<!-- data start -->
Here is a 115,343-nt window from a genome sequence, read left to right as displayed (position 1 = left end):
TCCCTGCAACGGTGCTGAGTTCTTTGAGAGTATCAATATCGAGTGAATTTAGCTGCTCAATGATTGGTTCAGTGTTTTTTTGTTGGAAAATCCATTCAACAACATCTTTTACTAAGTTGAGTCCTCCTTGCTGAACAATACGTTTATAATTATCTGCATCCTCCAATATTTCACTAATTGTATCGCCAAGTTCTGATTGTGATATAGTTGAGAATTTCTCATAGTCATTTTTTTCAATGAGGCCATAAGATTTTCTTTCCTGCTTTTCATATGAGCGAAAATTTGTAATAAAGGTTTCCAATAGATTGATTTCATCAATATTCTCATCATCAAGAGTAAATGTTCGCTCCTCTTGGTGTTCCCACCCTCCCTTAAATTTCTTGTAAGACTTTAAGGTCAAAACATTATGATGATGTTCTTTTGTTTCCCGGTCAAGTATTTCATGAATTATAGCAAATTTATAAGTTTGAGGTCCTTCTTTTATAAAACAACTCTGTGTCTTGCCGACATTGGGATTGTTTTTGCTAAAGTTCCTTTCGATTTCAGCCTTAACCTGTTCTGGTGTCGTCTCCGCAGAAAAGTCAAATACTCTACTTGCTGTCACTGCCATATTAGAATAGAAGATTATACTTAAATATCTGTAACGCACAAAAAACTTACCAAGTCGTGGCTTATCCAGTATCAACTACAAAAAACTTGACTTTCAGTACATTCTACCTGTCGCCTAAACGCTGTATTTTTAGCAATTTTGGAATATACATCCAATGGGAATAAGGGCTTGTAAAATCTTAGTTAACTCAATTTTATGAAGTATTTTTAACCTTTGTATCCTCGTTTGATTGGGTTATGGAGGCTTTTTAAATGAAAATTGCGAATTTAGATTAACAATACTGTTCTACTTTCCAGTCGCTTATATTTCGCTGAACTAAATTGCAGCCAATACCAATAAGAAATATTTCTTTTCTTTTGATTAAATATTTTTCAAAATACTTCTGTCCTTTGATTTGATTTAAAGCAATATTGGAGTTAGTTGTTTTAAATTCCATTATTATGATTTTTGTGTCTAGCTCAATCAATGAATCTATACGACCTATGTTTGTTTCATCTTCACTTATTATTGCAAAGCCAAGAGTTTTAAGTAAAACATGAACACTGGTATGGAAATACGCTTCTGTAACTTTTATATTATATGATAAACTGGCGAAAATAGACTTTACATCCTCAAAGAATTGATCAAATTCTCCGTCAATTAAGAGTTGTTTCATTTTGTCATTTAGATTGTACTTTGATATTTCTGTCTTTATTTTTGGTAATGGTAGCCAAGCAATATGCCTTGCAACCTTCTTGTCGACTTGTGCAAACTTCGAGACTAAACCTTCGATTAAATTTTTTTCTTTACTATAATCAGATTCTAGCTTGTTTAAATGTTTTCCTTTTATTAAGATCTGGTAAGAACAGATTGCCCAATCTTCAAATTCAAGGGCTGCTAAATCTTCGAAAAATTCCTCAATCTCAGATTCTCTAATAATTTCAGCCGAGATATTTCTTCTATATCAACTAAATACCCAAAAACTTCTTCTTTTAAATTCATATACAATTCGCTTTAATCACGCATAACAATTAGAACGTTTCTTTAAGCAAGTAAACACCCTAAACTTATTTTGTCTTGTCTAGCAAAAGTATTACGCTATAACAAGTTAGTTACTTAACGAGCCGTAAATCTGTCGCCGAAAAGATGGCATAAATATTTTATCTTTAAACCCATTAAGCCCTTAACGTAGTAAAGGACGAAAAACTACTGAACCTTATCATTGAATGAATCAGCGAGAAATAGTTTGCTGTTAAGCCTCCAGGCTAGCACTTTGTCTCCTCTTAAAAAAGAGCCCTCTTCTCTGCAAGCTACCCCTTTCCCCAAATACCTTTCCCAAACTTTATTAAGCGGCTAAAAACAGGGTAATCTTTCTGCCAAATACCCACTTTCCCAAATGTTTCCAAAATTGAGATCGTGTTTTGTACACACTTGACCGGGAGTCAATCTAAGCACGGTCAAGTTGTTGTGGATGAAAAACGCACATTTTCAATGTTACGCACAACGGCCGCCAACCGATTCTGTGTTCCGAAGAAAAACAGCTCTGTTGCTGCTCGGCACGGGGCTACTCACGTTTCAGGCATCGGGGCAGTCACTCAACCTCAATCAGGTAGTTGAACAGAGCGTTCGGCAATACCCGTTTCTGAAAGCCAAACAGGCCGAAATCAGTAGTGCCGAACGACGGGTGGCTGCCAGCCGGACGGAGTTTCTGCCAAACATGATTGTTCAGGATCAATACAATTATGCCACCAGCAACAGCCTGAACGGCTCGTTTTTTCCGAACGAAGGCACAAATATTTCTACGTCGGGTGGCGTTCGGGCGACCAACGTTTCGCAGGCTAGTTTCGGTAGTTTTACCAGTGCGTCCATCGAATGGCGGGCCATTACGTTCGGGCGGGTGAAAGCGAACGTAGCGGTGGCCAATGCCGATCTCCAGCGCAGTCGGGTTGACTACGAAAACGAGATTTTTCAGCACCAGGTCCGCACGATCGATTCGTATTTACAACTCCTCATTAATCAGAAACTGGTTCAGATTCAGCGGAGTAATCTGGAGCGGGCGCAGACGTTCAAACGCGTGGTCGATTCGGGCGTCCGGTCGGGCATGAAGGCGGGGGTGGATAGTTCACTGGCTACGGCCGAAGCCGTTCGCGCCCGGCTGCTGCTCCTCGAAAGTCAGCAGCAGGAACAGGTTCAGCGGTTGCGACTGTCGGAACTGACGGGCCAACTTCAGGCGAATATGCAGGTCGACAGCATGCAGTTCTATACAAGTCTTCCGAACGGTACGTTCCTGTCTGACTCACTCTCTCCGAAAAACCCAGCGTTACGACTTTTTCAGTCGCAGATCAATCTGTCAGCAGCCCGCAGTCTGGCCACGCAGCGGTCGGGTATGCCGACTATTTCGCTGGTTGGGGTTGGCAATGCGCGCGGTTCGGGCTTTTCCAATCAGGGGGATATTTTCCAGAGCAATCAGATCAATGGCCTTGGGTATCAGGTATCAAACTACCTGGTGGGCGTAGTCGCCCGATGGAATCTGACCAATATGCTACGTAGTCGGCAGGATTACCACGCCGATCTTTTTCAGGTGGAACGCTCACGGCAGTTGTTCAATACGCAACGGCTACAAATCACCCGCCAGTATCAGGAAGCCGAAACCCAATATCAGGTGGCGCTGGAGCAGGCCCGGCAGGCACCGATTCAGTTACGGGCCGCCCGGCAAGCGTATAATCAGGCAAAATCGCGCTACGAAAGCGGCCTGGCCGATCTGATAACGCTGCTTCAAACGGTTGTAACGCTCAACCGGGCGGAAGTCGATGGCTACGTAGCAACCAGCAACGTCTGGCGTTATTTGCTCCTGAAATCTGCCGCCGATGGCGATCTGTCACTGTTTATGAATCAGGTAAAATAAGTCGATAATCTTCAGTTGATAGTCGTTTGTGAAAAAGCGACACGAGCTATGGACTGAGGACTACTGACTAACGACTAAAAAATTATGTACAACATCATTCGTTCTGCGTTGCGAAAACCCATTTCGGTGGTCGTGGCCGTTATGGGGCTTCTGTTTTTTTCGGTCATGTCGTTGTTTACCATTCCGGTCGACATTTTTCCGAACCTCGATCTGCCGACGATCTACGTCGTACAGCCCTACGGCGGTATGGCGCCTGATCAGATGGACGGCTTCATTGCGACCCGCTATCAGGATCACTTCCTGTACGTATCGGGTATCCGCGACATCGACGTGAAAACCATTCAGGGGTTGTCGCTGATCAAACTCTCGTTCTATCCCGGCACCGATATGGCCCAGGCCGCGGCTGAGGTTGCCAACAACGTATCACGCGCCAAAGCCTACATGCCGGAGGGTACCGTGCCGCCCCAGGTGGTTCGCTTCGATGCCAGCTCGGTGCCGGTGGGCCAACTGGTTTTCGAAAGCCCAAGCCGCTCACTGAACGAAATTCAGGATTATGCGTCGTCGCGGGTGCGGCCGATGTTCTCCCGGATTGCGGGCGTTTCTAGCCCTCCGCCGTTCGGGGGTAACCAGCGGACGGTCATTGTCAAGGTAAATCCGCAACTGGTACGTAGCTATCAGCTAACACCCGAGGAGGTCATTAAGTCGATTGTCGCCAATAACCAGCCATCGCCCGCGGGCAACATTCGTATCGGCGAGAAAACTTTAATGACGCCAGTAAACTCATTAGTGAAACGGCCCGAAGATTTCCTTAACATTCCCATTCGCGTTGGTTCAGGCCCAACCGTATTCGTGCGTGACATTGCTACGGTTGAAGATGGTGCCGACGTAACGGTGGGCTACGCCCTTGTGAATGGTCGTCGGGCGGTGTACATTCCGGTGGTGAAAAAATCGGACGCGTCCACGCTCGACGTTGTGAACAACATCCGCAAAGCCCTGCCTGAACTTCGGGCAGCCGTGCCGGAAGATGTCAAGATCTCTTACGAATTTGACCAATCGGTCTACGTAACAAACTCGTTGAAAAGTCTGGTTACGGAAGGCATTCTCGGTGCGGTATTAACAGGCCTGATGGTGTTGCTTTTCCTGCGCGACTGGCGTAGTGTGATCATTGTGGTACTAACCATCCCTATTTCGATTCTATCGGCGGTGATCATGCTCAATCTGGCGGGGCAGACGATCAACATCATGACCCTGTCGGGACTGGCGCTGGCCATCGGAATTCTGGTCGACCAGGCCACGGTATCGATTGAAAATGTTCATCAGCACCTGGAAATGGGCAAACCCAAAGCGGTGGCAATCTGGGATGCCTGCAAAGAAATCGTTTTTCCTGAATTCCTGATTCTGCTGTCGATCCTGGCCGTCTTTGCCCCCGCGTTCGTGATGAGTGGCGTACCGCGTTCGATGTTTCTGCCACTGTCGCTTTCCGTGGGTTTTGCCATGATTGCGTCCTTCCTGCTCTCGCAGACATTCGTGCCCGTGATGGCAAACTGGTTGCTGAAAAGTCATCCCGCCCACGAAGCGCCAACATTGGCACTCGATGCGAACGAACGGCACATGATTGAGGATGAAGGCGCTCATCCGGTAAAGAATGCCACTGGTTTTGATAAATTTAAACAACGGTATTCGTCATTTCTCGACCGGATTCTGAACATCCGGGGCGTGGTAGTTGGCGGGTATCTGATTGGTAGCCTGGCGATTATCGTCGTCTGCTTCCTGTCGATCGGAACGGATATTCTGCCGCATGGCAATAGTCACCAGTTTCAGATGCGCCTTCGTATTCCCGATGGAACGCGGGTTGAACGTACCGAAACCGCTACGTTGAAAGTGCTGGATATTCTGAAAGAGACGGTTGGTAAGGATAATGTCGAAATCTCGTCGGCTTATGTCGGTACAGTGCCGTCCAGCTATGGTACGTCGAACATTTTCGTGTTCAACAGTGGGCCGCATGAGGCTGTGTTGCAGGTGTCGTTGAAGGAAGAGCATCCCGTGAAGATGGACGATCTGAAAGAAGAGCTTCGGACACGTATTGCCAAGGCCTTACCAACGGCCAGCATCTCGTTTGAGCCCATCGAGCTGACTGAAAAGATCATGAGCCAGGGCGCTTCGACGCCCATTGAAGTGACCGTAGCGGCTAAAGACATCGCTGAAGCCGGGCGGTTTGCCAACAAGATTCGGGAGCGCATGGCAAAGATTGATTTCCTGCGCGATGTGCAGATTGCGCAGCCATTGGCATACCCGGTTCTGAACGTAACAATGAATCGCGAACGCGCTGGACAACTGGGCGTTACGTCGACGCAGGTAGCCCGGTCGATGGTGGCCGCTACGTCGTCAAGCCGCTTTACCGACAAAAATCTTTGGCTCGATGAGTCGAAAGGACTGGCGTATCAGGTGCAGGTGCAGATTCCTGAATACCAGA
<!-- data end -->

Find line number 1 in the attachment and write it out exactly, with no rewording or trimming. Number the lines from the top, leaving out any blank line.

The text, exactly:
Here is a 115,343-nt window from a genome sequence, read left to right as displayed (position 1 = left end):